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"Oh, pish-posh," thought Uni Watch. "True, the All-Star attire was pretty miserable, but any halfway seasoned uni aesthete could come up with at least a dozen worse designs without breaking a sweat.
And that gave Uni Watch an idea.
Let's have a race to the bottom, a wallow in the muck, a toast to the best of the worst. In short, let's determine, once and for all, the worst sports uniforms of all time.
Simple, right? But not so fast, smart guy -- going from Uni Watch to Uni Botch is trickier than it sounds, because there have been so many truly noxious designs to choose from. So let's establish some parameters:
• First of all, we'll only look at team sports, since it would be too easy for an individual athlete to crash the list simply on the basis of one particularly heinous day.
• Also, let's stick to "real" uniforms, not one-game specials or promotional gimmicks. This means the White Sox's Bermuda shorts and MLB's "futuristic" unis don't qualify. But the Phillies' solid-red outfit is eligible, even though it was only worn once, because it was intended to be the team's Saturday home uniform (until it was withdrawn after one use due to fan outrage).
• Just as there's a five-year buffer before a retired baseball player can be elected to the Hall of Fame, let's restrict our list to designs that were introduced prior to 2001 -- designs whose retina-searing putridness, whose disregard for all standards of aesthetic decency, have stood the test of time. Alas, this means certain recent excursions into design purgatory aren't eligible -- yet.
With those ground rules in place, feel free to submit your nominations to email@example.com (note that this is different than the usual Uni Watch address). We'll run down the top nominees, and allow everyone to vote on the all-time stinker, in a future column. Meanwhile, Uni Watch is happy to get the ball rolling with these blasts from the sartorially-challenged past:
1. Denver Broncos, 1960-61. Most AFL teams were cash-strapped when the league got off the ground, but only the Broncos were frugal enough to use recycled unis, salvaged from the previous year's NCAA Copper Bowl game. Whatever the financial savings were, it wasn't worth it. The vertically striped socks made the team look like clowns (the socks were eventually burned in a big bonfire when the team got new unis in 1962), and the brown-on-yellow color scheme is an enduring reminder that chocolate and mustard are two great tastes that do not taste great together.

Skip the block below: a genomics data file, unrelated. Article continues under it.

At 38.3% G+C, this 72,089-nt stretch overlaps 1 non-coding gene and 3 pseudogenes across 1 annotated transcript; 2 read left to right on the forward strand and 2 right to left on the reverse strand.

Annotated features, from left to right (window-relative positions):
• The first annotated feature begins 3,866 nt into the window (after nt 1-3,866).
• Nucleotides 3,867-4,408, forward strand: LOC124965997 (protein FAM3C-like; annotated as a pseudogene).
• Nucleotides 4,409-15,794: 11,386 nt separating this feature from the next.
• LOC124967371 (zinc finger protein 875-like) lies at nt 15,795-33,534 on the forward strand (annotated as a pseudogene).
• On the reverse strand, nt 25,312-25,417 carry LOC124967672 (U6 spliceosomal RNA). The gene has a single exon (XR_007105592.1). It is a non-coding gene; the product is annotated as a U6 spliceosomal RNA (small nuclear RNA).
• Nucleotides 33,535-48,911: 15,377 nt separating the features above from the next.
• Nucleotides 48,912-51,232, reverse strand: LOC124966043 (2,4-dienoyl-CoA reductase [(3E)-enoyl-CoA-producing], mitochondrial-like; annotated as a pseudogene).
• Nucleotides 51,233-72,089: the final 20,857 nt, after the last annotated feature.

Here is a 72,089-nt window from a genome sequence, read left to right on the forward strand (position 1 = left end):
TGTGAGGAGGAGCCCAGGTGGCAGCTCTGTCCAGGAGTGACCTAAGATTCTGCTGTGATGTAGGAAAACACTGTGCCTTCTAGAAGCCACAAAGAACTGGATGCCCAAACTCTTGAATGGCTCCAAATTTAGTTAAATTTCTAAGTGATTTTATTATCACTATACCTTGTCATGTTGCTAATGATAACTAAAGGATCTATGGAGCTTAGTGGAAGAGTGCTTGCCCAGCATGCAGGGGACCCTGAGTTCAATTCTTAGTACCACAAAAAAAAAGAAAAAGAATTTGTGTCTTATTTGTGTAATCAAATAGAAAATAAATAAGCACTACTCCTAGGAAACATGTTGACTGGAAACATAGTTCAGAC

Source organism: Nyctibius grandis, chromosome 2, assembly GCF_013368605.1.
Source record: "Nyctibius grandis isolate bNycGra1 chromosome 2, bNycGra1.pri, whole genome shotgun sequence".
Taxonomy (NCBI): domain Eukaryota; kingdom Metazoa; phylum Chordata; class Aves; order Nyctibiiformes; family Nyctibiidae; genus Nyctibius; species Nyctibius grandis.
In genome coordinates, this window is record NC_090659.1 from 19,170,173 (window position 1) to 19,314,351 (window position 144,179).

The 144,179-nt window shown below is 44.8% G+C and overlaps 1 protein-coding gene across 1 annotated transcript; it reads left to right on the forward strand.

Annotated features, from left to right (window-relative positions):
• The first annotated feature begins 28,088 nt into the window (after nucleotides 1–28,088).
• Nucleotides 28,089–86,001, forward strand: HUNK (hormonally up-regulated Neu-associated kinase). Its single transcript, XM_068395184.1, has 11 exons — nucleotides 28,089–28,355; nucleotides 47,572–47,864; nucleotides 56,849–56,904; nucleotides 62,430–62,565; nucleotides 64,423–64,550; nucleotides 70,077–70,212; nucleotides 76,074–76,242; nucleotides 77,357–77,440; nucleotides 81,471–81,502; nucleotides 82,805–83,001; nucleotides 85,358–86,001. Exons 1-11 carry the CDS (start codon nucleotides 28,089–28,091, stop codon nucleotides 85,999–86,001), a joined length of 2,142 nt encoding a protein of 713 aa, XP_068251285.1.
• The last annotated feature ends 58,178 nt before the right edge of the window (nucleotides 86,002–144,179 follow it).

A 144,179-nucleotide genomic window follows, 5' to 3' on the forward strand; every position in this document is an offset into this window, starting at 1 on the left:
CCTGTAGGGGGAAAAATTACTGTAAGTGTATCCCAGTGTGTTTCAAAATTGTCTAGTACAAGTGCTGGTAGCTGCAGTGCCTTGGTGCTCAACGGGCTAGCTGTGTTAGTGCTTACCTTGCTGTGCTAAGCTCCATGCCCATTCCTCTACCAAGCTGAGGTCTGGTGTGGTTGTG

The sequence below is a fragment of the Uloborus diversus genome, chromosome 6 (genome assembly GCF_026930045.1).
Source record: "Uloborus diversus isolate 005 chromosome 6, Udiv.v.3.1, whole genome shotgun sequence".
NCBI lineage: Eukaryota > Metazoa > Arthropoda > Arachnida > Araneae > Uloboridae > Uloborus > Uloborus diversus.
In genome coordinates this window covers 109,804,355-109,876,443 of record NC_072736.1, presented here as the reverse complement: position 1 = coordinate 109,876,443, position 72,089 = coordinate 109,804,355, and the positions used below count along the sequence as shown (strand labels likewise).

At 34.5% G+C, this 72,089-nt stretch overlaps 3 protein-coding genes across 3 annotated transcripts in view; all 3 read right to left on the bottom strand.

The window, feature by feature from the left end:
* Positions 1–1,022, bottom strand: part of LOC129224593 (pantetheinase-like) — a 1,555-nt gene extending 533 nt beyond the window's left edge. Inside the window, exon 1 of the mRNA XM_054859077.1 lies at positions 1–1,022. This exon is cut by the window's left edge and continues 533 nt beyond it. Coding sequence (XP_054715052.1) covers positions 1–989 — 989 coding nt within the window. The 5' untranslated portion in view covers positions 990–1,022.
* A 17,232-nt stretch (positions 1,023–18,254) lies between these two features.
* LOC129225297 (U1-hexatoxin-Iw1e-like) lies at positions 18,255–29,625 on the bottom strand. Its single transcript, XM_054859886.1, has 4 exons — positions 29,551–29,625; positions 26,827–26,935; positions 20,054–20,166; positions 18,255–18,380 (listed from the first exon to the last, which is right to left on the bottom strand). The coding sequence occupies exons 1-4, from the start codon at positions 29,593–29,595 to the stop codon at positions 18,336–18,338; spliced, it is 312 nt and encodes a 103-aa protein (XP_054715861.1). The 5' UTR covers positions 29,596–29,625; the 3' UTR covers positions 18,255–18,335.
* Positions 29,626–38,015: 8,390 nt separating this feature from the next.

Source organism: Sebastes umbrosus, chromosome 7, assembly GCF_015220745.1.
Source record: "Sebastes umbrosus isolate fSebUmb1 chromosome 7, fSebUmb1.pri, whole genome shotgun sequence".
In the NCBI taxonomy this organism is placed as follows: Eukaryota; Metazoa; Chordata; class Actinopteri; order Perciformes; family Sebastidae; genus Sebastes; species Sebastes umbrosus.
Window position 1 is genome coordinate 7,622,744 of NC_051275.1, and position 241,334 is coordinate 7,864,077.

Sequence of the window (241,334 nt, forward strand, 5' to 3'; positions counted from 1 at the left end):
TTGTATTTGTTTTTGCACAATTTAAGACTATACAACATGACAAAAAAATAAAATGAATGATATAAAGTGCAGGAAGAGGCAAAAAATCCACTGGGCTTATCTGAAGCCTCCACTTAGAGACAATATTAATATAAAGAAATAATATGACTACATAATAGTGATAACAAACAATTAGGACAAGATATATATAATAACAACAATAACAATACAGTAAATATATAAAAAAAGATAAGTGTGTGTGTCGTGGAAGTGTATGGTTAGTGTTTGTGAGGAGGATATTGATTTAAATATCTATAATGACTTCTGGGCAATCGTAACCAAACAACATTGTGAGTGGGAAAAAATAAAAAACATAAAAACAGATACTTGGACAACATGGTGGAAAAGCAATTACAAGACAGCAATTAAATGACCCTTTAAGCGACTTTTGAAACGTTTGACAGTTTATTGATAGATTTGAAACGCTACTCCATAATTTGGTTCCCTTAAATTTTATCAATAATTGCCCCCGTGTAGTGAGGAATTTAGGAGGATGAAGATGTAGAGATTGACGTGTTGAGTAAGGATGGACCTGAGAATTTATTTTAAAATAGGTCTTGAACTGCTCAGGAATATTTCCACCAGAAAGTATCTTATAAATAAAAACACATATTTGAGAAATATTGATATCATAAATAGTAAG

3. Vancouver Canucks, 1978-85. OK, yes, we get it -- the huge, garish stripes were supposed to form a V, for Vancouver. So how come it always looked like the team was draped with reflective vests? Bonus points for the illegible sleeve patches and for replacing one of the NHL's most underrated designs, which never should have been retired in the first place.
4. Cleveland Cavaliers, 1994-99. You think LeBron would've been willing to sign with them if they still looked like this? The home outfit was slightly better than the road version, but that's like saying Phoenix is slightly less hot than Death Valley.
5. New York Islanders, 1995-97. This much we know: During the mid-1990s, lots of fans at the Nassau Coliseum were requesting vomit buckets. What's still unclear is whether they were reacting to the cheesy Gorton's fisherman logo or the seasickness-inducing trim and typography (which really deserve a closer look). Either way, a true classic.
6. Baltimore Orioles, 1971; San Diego Padres, 1973; Cleveland Indians, 1975-77; Philadelphia Phillies, 1979; and Pittsburgh Pirates, 1977-84. What was it about the 1970s that caused so many people to completely lose their minds?
7. Charlotte Hornets, 1988-96. Not just a hideous color combo but also a landmark in bad design that set the tone in multiple sports for years to come. The genius behind this one was menswear designer and Charlotte native Alexander Julian, who somehow decided that purple and teal belonged together on a sports uniform (and on warmup outfits -- ugh). Thanks to the sports world's rampant copycat mentality, virtually every new or relocated major-sport team over the next decade featured purple and/or teal, including the Raptors, Grizzlies, Marlins, Rockies, Diamondbacks, Devil Rays, Ravens, Jaguars, Coyotes, and Sharks. Some of these unis are actually much worse than the Hornets' were, but Uni Watch blames Charlotte for getting the trend started.